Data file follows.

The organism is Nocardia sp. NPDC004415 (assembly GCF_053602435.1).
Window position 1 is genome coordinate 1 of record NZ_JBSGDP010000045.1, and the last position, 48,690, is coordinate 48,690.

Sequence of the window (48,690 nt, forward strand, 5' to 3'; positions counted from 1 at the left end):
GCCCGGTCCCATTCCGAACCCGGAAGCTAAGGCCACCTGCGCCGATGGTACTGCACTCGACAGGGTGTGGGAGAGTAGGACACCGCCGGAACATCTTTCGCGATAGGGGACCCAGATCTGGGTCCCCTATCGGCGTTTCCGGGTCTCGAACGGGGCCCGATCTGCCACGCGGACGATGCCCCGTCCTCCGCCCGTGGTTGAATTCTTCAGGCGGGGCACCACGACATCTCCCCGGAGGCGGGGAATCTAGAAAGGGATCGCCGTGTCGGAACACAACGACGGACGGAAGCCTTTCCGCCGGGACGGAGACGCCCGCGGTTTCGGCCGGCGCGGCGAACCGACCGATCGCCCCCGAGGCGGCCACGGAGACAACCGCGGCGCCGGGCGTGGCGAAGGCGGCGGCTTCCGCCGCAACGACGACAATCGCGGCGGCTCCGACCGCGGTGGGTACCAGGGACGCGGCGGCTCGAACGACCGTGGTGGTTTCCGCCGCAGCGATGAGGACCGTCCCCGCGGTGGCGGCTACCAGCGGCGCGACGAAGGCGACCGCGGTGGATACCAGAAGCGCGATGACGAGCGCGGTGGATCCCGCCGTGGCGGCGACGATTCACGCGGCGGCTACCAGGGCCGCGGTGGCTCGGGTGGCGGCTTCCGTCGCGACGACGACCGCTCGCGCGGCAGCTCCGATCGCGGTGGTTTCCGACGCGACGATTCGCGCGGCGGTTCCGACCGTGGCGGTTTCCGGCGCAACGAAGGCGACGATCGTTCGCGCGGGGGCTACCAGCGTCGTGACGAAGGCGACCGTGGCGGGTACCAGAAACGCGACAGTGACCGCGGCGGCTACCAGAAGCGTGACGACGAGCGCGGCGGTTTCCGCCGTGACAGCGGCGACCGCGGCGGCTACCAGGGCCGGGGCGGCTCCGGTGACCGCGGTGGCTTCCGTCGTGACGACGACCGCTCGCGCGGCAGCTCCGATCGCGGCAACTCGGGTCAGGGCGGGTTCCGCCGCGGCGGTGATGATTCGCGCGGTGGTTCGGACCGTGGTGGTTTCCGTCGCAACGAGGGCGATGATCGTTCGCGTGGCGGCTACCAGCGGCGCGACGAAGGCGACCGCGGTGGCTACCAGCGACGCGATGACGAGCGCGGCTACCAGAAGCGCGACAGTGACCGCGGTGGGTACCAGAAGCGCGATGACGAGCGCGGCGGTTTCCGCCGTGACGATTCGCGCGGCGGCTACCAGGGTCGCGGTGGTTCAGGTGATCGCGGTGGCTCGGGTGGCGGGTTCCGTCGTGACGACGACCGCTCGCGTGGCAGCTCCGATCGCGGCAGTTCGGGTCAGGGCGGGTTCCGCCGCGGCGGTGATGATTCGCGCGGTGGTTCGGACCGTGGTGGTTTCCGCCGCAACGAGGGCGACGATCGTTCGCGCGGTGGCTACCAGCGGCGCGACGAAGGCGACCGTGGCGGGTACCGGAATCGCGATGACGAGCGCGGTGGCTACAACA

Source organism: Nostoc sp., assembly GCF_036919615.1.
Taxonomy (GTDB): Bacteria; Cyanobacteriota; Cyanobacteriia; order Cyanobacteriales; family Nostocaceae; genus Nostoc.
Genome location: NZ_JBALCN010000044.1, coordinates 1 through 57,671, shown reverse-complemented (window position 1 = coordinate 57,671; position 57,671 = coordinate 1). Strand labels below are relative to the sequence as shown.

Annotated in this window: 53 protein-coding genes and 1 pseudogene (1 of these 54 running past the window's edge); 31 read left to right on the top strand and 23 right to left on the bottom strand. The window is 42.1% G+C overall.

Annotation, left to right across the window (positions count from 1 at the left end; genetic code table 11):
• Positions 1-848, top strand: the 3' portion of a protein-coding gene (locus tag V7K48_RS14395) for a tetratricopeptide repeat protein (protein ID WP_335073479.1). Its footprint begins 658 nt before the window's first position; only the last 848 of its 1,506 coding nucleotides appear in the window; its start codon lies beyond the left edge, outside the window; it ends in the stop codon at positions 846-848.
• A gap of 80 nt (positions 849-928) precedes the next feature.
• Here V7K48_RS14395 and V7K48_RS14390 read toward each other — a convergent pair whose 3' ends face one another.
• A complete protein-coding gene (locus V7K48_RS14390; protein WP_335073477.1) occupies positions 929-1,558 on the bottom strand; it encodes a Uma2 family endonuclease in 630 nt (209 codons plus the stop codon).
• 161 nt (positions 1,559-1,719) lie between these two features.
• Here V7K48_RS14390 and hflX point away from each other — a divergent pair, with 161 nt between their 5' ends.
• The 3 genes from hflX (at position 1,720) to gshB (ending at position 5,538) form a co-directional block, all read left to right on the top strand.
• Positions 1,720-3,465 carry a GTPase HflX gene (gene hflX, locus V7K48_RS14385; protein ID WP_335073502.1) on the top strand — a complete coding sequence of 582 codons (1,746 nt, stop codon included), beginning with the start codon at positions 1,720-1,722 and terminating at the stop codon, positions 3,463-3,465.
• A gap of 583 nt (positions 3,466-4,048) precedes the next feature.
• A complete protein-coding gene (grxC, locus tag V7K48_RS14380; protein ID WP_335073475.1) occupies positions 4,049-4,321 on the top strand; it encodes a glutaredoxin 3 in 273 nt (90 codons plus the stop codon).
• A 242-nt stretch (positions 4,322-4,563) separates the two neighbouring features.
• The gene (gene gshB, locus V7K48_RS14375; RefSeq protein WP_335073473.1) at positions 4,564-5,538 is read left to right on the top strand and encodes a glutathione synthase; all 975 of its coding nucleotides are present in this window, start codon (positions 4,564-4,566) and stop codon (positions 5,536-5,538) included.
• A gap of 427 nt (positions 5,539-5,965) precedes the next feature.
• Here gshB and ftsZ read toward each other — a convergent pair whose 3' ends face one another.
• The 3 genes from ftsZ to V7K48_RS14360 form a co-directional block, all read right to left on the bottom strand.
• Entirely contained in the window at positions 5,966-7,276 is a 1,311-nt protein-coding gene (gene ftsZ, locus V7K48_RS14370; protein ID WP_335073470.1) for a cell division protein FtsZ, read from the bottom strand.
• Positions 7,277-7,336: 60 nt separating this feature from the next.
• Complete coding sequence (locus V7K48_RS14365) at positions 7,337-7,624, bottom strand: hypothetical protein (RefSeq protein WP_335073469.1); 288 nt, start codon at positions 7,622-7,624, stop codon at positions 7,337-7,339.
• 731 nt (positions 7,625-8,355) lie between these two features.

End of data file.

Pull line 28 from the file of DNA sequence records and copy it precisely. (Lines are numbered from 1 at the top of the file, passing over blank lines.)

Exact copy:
• 731 nt (positions 7,625-8,355) lie between these two features.